Md. Democratic attorney general hopefuls debate in Baltimore


State Sen. Brian E. Frosh, left, and Dels. Jon S. Cardin and Aisha Braveboy participate in a debate at University of Maryland's Van Munching Hall in College Park on May 19. (Nikki Kahn/The Washington Post)
June 9

State Sen. Brian E. Frosh did not hesitate to attack Del. Jon S. Cardin during a debate Monday night among Democratic candidates for Maryland attorney general, but Cardin was ready to defend himself.

As soon as the first panelist posed a question at the University of Baltimore, Frosh (Montgomery County) launched his offensive, questioning Cardin’s attendance during this past winter’s legislative session in Annapolis.

“I show up every day,” said Frosh, comparing himself with Cardin (Baltimore County), who missed 75 percent of his committee votes during the 90-day session.

Frosh, 67, also accused Cardin of being absent for 20 percent of the votes in 2013, both during the legislative session and during a special session on gambling legislation.

Cardin, 44, quickly struck back, assailing Frosh’s stance on laws aimed at protecting children and punishing violence against women.

He called Frosh’s criticism of him “disingenuous” and “intellectually dishonest” and contended that most of the legislative work in Annapolis is done in subcommittees, where he said he was present 100 percent of the time.

The two state lawmakers are competing in the June 24 primary, along with Del. Aisha N. Braveboy (Prince George’s), 39, who is less well known and less well funded. During the debate Monday night, the three candidates were asked about their positions on gun violence, environmental justice, identity theft and a lawsuit brought by the state’s historically black colleges against Maryland.

The hour-long debate was more acerbic than a May 19 face-off at the University of Maryland in College Park. Although Braveboy stuck to the questions that were asked, Frosh and Cardin made attack after attack.

During a question about gun violence, Cardin criticized Frosh for killing bills that would have kept child predators in jail longer and created a task force to study child abuse, among other things.

Frosh pushed back, saying that he is firmly opposed to violence against women and children. “I am a husband. I am a father of two daughters,” he said. “There is no one more concerned about violence against women than me.”

He added that he had been endorsed by a host of police unions and law enforcement organizations, and he chided Cardin for enthusiastically accepting the support of a Baltimore area rapper who is facing human-trafficking charges. (Cardin distanced himself from the singer after the charges became known).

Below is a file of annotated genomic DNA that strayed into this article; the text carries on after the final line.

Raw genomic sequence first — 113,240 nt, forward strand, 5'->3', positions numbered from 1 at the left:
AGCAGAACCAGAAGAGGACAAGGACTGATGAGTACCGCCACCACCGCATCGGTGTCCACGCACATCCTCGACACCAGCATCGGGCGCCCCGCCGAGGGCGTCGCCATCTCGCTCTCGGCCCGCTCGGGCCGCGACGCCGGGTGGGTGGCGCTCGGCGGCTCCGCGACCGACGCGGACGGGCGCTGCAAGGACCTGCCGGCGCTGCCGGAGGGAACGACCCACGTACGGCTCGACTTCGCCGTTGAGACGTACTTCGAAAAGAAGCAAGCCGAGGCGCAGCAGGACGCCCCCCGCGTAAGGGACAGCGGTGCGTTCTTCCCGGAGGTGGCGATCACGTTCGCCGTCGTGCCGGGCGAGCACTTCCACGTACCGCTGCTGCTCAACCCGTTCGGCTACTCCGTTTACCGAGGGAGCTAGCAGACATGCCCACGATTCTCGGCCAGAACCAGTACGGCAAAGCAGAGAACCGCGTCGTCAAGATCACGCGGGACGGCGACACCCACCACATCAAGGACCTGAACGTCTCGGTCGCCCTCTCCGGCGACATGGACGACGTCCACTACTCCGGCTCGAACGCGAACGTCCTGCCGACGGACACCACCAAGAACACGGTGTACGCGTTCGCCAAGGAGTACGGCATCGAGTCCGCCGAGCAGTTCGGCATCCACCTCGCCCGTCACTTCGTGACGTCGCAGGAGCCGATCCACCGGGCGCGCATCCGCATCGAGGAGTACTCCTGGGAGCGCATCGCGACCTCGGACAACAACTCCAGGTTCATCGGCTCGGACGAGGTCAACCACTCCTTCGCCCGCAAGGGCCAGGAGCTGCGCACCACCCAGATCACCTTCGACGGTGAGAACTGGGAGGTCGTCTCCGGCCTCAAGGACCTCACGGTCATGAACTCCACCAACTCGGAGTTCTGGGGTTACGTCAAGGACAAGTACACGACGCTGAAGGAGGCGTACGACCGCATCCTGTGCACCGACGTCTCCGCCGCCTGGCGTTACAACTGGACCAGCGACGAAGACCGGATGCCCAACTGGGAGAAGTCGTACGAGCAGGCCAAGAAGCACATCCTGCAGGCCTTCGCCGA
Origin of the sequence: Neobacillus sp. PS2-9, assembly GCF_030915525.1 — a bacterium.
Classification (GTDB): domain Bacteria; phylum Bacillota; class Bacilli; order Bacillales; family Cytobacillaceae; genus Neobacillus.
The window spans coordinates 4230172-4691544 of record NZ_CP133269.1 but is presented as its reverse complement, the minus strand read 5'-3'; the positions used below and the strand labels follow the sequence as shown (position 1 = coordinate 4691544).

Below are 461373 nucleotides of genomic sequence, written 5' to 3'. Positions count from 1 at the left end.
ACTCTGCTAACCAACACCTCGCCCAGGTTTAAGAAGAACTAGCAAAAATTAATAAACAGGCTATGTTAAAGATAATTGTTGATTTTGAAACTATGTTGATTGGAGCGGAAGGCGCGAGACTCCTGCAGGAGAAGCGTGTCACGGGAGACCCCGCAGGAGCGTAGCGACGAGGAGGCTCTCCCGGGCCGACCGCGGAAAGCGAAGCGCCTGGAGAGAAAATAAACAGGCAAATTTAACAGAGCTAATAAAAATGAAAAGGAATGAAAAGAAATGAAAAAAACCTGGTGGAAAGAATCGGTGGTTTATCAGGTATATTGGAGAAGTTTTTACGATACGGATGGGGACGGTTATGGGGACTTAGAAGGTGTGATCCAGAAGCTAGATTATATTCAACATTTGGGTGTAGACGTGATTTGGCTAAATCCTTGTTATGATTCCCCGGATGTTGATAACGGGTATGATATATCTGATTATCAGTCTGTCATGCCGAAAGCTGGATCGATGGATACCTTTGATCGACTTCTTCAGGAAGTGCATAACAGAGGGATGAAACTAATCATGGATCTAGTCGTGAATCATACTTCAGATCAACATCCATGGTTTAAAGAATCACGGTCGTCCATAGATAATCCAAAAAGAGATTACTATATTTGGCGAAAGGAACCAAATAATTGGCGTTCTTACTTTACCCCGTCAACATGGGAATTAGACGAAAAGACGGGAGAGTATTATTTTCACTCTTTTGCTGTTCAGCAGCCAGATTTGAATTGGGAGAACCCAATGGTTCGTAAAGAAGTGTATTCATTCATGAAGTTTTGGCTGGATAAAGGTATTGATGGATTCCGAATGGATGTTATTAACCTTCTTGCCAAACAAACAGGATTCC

“You’ve been endorsed by Mr. Ski Money,” Frosh said. He accused Cardin of recycling old accusations that had been used during previous elections by Frosh’s Republican opponents.

Cardin persisted, asking Frosh why he opposed “Jessica’s Law,” legislation that would impose strong mandatory-minimum sentences on sexual predators.

“I’ve long had reservations about mandatory-minimum sentences,” Frosh said, quickly turning the issue back to Cardin’s attendance record. “That’s not leadership.”

Frosh, a veteran lawmaker, is supported by much of the state’s Democratic establishment. As chairman of the Senate Judicial Proceedings Committee, he has played a key role in the passage of gun-control measures, the abolishment of the death penalty and the legalization of same-sex marriage.

Cardin, more than two decades younger, has been dogged by controversy over several embarrassing episodes — including the rapper endorsement, his attendance record and a police-assisted marriage proposal in 2009. But he is the nephew of a well-known and popular U.S. senator, Benjamin L. Cardin (D-Md.), and appears to be benefiting from strong name recognition.

Cardin has led Frosh in several polls and raised more money than Frosh in the most recent reporting period, although Frosh has outraised him overall.

Earlier Monday, Cardin and Frosh each received an endorsement from a Democratic member of Congress who lives in his part of the state.

Rep. C.A. Dutch Ruppersberger, ranking Democratic member of the House Intelligence Committee, announced his support for Cardin during an event in Annapolis.

Ruppersberger, a six-term congressman and a former Baltimore county executive, lauded Cardin’s focus on cybercrime, saying, “In Annapolis, Jon has proven that he understands the threats of today and tomorrow and that he’s ready to take them on.”

Rep. John Delaney, meanwhile, endorsed Frosh, saying his “quiet perseverance, steadfast dedication and his exceptional intellect make him the right person for this job.” Delaney, of Potomac, represents Maryland’s 6th Congressional District, which includes most of the state’s western counties and parts of Montgomery County, where Frosh’s support is strongest.

In addition, Rep. Elijah E. Cummings, who represents a Baltimore area district, Maryland’s 7th, announced his support of Frosh.

Cardin has focused his campaign on what he calls “next-generation issues,” vowing to make Maryland a leader in combating Internet crime such as identity theft, online bullying and Web scams. He has sponsored legislation to criminalize cyberbullying and harassment on social media.

During the debate Monday night, he belittled a bill that Frosh has proposed that would use computers to improve the state’s bail bond system. Cardin called the proposal “a million-dollar scheme in which a computer determines a person’s freedom.”

Frosh retorted: “That’s the comic book version” of a serious and complex issue.

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